The earliest historical records contain evidence of capital punishment. It was mentioned in the Code of Hammurabi. The bible prescribed death as the penalty for more than 30 different crimes, ranging from murder to fornication. The Draconian code of ancient Greece imposed capital punishment for every offense. Efforts to abolish the death penalty did not gather momentum until the end of the 18th century; in England and America, this reform was led by the Quakers. In Europe, a short treatise, On Crimes and Punishments (1764), by the Italian jurist Cesare Beccaria, inspired influential thinkers such as the French philosopher Voltaire to oppose torture, flogging, and the death penalty. Encouraged by the writings of the philosopher Jeremy Bentham, England repealed all but a few of its capital statutes during the 19th century. Several states in the United States and a few countries abolished the death penalty entirely.
The death penalty has been inflicted in many ways now regarded as barbaric and forbidden by law almost everywhere: Crucifixion, boiling in oil, drawing, and quartering, impalement, beheading, burning alive, crushing, tearing asunder, stoning, and drowning are examples. In the U.S., the death penalty is currently authorized in one of five ways: hanging, electrocution, the gas chamber, firing squad, or lethal injection. In most nations that still retain the death penalty for some crimes, hanging or firing squads are the preferred methods of execution. In some countries that adhere strictly to the traditional practices of Islam, beheading or stoning are still occasionally employed as punishment. The fundamental questions raised by the death penalty are whether it is an effective deterrent to violent crime and whether it is more effective than the alternative of long-term imprisonment. Defenders of the death penalty insist that because taking an offender’s life is a more severe punishment than any prison term, it must be the better deterrent.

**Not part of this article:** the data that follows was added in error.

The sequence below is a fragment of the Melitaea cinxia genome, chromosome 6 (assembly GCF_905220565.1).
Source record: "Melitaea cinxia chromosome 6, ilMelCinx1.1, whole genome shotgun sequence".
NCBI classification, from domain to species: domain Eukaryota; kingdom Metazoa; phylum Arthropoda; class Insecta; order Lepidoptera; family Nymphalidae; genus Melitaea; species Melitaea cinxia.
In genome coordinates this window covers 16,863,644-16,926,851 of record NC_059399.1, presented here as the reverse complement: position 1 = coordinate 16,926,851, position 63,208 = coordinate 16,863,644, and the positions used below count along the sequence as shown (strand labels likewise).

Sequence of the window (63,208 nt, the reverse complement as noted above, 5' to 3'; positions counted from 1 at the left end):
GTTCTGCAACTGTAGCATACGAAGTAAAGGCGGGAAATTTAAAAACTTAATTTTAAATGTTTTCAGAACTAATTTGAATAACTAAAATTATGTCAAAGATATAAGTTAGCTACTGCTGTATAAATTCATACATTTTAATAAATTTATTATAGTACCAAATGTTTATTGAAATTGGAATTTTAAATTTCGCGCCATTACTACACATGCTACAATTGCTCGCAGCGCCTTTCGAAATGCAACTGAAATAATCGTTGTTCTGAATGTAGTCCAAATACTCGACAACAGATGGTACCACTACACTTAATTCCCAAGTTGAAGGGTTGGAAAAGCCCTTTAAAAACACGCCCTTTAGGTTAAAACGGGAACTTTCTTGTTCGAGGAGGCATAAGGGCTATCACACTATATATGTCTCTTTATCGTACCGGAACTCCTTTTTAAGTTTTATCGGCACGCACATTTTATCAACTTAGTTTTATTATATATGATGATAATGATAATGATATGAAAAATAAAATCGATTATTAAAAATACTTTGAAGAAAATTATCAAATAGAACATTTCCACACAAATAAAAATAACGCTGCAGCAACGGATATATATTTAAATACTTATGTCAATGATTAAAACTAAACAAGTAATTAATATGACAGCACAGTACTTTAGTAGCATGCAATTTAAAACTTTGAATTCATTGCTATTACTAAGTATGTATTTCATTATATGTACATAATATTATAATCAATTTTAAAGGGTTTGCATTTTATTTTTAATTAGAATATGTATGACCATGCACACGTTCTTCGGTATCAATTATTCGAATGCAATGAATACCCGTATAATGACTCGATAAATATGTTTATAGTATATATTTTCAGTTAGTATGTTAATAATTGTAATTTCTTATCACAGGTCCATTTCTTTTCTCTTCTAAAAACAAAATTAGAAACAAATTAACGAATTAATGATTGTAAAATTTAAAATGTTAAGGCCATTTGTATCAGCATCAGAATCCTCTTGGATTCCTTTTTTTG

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Public opinion, which in the U.S. currently supports the death penalty for murder by a more than two-to-one margin, rests largely on this conviction. Supporters also argue that no adequate deterrent in life imprisonment is effective for those already serving a life term who commit murder while incarcerated; those who have not yet been caught but who would be liable to a life term if arrested; and revolutionaries, terrorists, traitors, and spies. Those who argue against the death penalty as a deterrent to crime cite the following: (1) Adjacent states, in which one has a death penalty and the other does not, show no significant long-term differences in the murder rate; (2) states that use the death penalty seem to have a higher number of homicides than states that do not use it; (3) states that abolish and then reintroduce the death penalty do not seem to show any significant change in the murder rate; (4) no change in the rate of homicides in a given city or state seems to occur following a local execution.
In the early 1970s, some published reports purported to show that each execution in the U.S. deterred eight or more homicides, but subsequent research has discredited this finding. The current prevailing view among criminologists is that no conclusive evidence exists to show that the death penalty is a more effective deterrent to violent crime than long-term imprisonment. A series of U.S. Supreme Court decisions in the 1970s made the death penalty in the U.S. unconstitutional if it is mandatory, if it is imposed without providing courts with sufficient guidance to determine the appropriateness of the sentence, or if it is imposed for a crime that does not take or threaten life. Apart from crimes such as treason and espionage, about which the Supreme Court has rendered no decisions, the death penalty was confined to crimes of murder, including felony murder (that is, any homicide committed in the course of committing another felony, such as rape or robbery).
Thirty-eight states revised and reenacted their death penalty laws after the 1972 Court ruling that all but a few capital statutes were unconstitutional. The Court upheld some revised death penalty laws in 1976; since then more than 150 executions have been carried out. Many court decisions of the 1980s and early 1990s have lowered bars to executions. In 1986 the Court ruled that opponents of executions may be barred from juries in murder cases. The following year the Court ruled that the law may be applied to accomplices in crimes that led to murder then rejected a challenge to capital punishment based on statistics that indicated racial bias in sentencing. In separate decisions in 1989, the Court decided that the death penalty could be applied to those who were mentally retarded or who were underage (but at least 16) at the time of the murder. In the early 1990s, the trend of Supreme Court rulings was to cut back on the appeals that Death Row inmates could make to the federal courts.
- Encyclopedia Britannica, vol. 2, pg. 514-520. Published 1996.
- Encyclopedia Britannica, vol. 15, pg. 892-917. Published 1996.
- Internet Source, Library of Congress, “Capital Punishment”, updated 1-26-99.